• The “Act of Obedience” also in 1534, made any attribution of power to the Pope, treason.  The king tolerated no dissension within his kingdom and none against the “church” of which he was the head!

Not long after, the King James translation of the Bible was published in 1611.   It became England’s “authorized version” of the Bible, translated from the original Hebrew and Greek languages into English at the request of King James I of England.   At the time, other English Bibles existed, but King James did not like the most popular translation, the Geneva Bible, declaring that the marginal notes disrespected the authority of kings.

The third rule of translation given the King James translators, prior to beginning their work, required the use of the wordchurch” and forbade the use of “congregation.”  Obviously, this was an attempt to strengthen the authority of the newly formed Church of England, as opposed to any reading that would encourage individual congregational authority.  Another example where authority was a consideration, is found in this verse.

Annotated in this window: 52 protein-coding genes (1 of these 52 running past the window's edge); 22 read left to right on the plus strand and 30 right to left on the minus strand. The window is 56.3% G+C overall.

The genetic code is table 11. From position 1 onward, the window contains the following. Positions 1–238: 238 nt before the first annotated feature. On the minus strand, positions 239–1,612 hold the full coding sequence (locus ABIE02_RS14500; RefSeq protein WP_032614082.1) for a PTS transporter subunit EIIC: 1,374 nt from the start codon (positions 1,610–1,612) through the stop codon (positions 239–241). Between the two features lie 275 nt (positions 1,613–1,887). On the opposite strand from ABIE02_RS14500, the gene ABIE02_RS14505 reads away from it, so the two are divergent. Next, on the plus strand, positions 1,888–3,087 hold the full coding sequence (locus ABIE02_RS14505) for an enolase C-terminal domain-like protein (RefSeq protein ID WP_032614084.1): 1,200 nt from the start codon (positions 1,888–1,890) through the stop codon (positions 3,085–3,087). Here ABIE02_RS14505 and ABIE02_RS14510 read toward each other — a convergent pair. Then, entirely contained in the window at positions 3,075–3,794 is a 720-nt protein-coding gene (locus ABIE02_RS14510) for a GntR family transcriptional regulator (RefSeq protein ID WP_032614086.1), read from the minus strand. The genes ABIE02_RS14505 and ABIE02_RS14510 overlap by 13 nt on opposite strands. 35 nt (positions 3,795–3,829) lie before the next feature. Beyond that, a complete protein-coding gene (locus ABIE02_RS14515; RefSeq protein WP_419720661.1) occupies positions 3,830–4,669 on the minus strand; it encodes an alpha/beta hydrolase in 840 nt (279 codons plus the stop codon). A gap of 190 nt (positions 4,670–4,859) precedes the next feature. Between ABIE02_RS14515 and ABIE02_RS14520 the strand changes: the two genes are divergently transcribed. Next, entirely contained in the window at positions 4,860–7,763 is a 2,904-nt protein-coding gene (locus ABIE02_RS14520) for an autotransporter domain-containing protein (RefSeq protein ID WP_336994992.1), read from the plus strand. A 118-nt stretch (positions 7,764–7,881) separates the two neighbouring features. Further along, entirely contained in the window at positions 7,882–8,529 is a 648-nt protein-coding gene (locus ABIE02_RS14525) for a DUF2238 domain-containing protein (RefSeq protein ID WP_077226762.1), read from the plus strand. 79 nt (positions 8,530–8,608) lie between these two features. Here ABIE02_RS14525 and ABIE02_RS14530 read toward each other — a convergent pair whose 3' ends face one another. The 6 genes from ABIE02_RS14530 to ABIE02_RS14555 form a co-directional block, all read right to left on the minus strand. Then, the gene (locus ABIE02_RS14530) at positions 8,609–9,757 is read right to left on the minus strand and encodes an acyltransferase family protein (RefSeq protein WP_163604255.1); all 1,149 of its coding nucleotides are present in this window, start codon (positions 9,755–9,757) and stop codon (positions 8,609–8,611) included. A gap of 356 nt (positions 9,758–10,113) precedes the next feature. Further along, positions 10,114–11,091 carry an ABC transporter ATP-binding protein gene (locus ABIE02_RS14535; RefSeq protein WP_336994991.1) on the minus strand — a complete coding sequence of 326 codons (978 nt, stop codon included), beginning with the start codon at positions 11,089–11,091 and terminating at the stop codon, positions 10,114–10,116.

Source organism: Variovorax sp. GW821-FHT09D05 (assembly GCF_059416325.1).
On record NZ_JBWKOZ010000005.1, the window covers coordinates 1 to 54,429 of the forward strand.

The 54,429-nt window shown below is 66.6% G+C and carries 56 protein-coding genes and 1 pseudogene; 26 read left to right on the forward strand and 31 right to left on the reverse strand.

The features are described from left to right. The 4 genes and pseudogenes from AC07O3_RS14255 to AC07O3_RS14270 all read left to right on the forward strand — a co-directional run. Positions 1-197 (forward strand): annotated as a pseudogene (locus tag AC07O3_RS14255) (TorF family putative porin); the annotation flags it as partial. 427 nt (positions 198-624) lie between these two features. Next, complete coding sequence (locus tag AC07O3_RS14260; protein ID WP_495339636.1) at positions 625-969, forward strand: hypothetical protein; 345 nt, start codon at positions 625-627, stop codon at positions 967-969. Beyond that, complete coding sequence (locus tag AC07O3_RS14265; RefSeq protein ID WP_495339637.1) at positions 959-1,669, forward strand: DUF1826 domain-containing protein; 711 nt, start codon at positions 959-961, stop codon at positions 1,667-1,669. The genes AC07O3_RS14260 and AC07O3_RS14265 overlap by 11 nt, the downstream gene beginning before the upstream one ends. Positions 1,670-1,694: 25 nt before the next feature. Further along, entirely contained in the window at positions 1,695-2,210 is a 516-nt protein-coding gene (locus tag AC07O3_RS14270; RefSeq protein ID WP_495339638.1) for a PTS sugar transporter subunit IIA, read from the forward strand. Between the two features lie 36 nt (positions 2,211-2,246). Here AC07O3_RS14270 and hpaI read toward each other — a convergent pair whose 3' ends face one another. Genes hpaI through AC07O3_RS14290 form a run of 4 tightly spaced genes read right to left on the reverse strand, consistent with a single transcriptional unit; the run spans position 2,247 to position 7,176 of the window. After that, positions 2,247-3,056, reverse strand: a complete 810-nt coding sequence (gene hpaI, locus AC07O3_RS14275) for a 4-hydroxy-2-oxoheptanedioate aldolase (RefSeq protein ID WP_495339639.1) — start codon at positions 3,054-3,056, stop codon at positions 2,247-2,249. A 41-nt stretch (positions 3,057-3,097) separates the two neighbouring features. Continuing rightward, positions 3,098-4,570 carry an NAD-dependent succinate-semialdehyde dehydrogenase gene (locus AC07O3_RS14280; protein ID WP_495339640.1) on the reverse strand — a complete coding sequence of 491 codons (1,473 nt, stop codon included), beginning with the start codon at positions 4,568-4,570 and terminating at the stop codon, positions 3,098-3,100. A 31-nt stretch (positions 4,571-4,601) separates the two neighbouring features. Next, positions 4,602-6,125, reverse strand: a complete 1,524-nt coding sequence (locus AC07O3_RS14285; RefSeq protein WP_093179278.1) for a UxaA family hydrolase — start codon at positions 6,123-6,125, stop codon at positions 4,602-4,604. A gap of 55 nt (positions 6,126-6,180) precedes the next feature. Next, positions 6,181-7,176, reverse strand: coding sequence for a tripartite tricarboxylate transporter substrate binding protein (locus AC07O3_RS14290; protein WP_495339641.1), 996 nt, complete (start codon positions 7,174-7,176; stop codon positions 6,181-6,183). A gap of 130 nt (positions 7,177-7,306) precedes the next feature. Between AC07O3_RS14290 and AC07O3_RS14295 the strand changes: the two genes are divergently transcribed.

1 Timothy 3:1 (KJV)
1 This is a true saying, If a man desire the office of a bishop, he desireth a good work.

The Greek word; ἐπισκοπή Strong’s Number: G1984 is from the base word; ἐπισκέπτομαι Strong’s Number: G1980, and is correctly translated as “visit” in James 1:27.  The KJV translators selected “the office of a bishop” as more fitting for their purposes than a translation that would more correctly convey visiting, or caring for, those who had need.  Another example of desire to establish the authority of the Church of England is found in this verse:

Hebrews 13:24 (KJV)
24 Salute all them that have the rule over you, and all the saints. They of Italy salute you.

This is another overly strong English translation of a Greek word (and its’ root word) than what is required.  But a full study is beyond the scope of this short article.

Christianity has had hundreds of years of history showing that the various sects and churches acted to establish authority and submission.  There is a well established pattern of churches establishing a hierarchy, setting doctrine,  and requiring absolute submission to their dictates.  It is no wonder that the these attitudes and practices continue today.